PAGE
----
Russian Manufacturing Gauge Signals Contraction for Second Month
Russian manufacturers reported worsening conditions for a second month in August as exports stagnated and employment dropped the fastest in four years, HSBC Holdings Plc said.
The HSBC Russia Manufacturing Purchasing Managers’ Index rose to 49.4 in August from 49.2 in July, which was a 43-month low, HSBC said today in a statement, citing data compiled by London-based Markit Economics. The median estimate of seven economists in a Bloomberg survey was for an increase to 50, the mark that divides contraction from expansion.
Manufacturing weakness suggests recoveries in Europe and China aren’t filtering through to companies in Russia, the world’s largest energy exporter. President Vladimir Putin’s government is struggling to halt the sharpest slowdown in growth since a 2009 recession, with policy makers divided over the Economy Ministry’s decision to cut its 2013 growth forecast.
“A crawling-style shaky growth seems to be the most plausible scenario for Russian manufacturing looking forward,” Alexander Morozov, chief economist for Russia and the Commonwealth of Independent States at HSBC in Moscow, said in the statement. The survey “still supports monetary-policy easing, with output growth in manufacturing remaining below potential and upside risks to inflation staying muted.”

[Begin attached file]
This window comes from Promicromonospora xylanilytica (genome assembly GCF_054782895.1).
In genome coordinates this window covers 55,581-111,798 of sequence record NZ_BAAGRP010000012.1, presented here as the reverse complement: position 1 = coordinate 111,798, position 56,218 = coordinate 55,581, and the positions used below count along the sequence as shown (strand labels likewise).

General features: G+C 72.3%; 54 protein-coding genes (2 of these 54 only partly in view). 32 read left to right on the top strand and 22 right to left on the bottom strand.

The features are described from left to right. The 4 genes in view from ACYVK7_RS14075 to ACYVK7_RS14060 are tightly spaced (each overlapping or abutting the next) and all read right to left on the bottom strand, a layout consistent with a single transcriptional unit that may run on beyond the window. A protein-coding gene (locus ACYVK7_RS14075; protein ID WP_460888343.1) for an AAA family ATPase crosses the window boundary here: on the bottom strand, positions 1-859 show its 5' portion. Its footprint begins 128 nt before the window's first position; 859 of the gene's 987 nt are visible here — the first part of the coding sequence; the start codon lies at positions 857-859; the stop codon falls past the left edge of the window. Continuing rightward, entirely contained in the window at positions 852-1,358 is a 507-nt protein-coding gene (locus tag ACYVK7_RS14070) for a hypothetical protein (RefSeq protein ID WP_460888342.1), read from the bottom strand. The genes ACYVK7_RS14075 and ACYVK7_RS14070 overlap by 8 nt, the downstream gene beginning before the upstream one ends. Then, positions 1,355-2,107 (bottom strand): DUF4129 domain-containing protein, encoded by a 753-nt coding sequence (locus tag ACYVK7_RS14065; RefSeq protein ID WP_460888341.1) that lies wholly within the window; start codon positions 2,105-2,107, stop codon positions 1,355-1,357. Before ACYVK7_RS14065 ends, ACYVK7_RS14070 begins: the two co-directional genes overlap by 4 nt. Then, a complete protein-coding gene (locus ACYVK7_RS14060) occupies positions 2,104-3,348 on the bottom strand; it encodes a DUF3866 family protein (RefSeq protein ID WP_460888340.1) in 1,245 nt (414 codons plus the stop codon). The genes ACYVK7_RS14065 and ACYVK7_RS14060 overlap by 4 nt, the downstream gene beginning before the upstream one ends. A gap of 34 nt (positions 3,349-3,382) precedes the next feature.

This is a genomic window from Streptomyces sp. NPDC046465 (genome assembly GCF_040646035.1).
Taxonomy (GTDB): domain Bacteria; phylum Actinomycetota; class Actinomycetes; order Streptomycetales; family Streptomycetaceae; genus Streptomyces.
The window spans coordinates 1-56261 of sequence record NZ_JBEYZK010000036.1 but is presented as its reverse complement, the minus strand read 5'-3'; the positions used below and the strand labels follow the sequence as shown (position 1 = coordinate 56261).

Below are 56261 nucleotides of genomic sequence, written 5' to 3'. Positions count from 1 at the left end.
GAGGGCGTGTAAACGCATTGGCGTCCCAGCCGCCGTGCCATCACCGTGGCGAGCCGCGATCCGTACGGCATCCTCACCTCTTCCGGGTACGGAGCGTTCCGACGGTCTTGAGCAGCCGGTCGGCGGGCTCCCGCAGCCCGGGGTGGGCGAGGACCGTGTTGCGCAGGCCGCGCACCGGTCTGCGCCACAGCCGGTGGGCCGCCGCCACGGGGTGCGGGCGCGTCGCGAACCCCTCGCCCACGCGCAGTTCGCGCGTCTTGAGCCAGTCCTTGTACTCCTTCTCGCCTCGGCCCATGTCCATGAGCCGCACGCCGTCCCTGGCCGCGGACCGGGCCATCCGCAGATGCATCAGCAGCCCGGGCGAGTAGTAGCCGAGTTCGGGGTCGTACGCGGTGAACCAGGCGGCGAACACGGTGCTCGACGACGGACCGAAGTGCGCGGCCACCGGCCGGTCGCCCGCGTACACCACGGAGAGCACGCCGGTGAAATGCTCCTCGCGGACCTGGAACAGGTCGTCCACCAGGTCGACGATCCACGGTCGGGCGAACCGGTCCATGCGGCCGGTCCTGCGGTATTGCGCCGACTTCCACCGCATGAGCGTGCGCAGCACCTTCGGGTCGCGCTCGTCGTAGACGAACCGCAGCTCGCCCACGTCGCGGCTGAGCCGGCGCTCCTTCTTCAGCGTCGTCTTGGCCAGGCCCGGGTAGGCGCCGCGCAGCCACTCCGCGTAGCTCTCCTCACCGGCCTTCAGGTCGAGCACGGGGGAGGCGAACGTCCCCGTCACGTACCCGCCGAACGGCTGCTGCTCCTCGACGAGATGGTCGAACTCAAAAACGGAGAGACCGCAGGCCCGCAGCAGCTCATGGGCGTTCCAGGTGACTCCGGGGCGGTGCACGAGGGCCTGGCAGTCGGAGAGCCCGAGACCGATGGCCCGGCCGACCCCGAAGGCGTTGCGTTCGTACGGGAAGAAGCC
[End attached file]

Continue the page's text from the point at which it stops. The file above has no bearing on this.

The Micex Manufacturing Index fell 1.2 percent to 1,761.89 as of 10:33 a.m. in Moscow, while the ruble-denominated benchmark Micex Index advanced 0.3 percent to 1,368.69. The ruble strengthened for the first time in six days against the dollar, appreciating 0.2 percent to 33.2535.
Employers cut jobs for the ninth time in 10 months in August, with the rate surging to the fastest in four years, according to HSBC. A “weak” increase in new orders led to a marginal rise in output, driven by the consumer-goods industry.
Russia’s economy may expand 1.8 percent this year, down from an April forecast of 2.4 percent, the Economy Ministry said last week. The government shouldn’t downgrade its forecast for this year, Andrei Belousov, Putin’s top economic aide and the former economy minister, told reporters in Vladivostok on Aug. 30.
Economists forecast output will accelerate in the second half, growing 2.6 percent in the third quarter and 3.1 percent in the final three months, according to the median estimates of 16 analysts in a Bloomberg survey.
Shipments by state-run OAO Russian Railways fell 1.3 percent in August from a year earlier, the Moscow-based company said in an e-mailed statement today. In the year to date, volumes are down 3.2 percent from 2012.
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